By Meryl Ann Butler
New Yorkers are saying, “Enough already!” And so are the rest of the 99 percent.
Boasting its second issue, the Occupied Wall Street Journal began publication from a secret location, documenting the occupation and offering practical information on getting involved. According to Anastasia Churkina of RT, NY, 50,000 copies of the first issue of the paper were gone within two days. So were 100,000 of the second issue. The paper does not have advertisers. $75,000 was donated to start it up.
Michael Levitin, former freelance writer for Newsweek, LA Times, and Associated Press is managing editor.
Jed Brandt, publisher of the Occupied Wall Street Journal, says: “What most Americans believe is not allowed on television. They’ll have the same commentators, telling us the same issues over and over, pointing fingers, telling us who to hate and fear. We need to provide something for people all across the country that encourages them to directly participate.”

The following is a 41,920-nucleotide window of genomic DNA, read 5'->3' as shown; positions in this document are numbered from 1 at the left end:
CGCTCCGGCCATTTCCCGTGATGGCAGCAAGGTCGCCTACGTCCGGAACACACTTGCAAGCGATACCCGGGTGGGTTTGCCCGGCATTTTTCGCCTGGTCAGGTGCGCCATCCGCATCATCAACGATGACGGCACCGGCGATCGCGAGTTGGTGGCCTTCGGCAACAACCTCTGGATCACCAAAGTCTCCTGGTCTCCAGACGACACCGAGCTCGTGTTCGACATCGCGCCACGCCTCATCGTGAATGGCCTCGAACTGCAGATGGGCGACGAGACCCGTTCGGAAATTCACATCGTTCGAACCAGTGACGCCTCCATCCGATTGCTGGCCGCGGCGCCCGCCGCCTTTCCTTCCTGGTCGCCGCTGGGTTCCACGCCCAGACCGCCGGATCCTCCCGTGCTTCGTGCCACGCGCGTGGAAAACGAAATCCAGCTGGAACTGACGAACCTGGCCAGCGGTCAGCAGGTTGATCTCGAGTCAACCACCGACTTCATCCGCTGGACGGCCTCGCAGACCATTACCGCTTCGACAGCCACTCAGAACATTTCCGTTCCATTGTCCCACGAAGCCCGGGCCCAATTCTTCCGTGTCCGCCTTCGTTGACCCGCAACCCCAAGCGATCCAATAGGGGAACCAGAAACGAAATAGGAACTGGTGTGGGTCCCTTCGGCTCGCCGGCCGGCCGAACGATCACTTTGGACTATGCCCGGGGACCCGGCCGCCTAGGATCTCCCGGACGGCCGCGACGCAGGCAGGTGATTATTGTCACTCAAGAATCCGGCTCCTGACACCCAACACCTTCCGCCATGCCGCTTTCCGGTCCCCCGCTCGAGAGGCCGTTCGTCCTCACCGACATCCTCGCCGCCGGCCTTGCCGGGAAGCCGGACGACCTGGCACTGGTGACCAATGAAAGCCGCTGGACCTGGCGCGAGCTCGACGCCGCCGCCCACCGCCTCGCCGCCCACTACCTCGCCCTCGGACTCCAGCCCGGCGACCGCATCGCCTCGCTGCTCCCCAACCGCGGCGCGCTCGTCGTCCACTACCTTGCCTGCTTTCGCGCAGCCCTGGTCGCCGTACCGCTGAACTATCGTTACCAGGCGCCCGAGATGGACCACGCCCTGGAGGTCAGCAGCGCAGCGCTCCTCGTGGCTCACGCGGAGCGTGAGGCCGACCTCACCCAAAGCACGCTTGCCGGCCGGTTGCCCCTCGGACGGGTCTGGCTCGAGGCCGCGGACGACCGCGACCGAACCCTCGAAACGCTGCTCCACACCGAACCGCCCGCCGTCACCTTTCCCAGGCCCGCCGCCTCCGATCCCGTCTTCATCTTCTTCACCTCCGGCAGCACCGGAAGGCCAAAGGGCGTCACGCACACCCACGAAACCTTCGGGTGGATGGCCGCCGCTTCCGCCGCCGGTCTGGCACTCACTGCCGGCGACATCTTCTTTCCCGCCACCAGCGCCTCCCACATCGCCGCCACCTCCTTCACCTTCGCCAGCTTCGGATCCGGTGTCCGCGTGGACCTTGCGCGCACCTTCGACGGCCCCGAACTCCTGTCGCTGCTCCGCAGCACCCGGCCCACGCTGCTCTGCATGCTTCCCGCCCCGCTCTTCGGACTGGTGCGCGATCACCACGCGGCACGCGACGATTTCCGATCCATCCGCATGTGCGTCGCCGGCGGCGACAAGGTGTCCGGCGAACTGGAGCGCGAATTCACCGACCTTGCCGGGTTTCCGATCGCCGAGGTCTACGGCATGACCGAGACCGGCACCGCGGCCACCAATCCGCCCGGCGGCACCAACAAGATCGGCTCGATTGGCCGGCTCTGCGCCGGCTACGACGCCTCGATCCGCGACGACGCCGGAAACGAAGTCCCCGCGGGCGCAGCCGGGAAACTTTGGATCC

According to breakingcopy.com, “On Saturday, October 8, the Occupy Wall Street demonstrators in Lower Manhattan handed out the second issue of the Occupied Wall Street Journal.
You can download The PDF from Google Docs (official, login might be required), and Scribd (unofficial, login might be required). Or you can see the paper embedded (on their site at click here , HTML 5-compabile browser required).
“The front page story is called The Most Important Thing in the World.’ It’s an edited version of a speech by author Naomi Klein, and was also published by The Nation.
“The speech offers a look back at the economic justice movement since 1999, along with advice for how the protestors can succeed in the face of a well-funded and well-entrenched opposition. Klein stresses nonviolence, and concludes that this movement is the most important thing in the world.”
The first issue of the Occupied Wall Street Journal can be read and downloaded at Scribd at click here.
Meryl Ann Butler is an artist, author, and educator who has been actively engaged in utilizing the arts as stepping-stones toward joy-filled enlightenment for the past two decades. See her YouTube video, “Visionary Artist Meryl Ann Butler on Creativity and Joy“.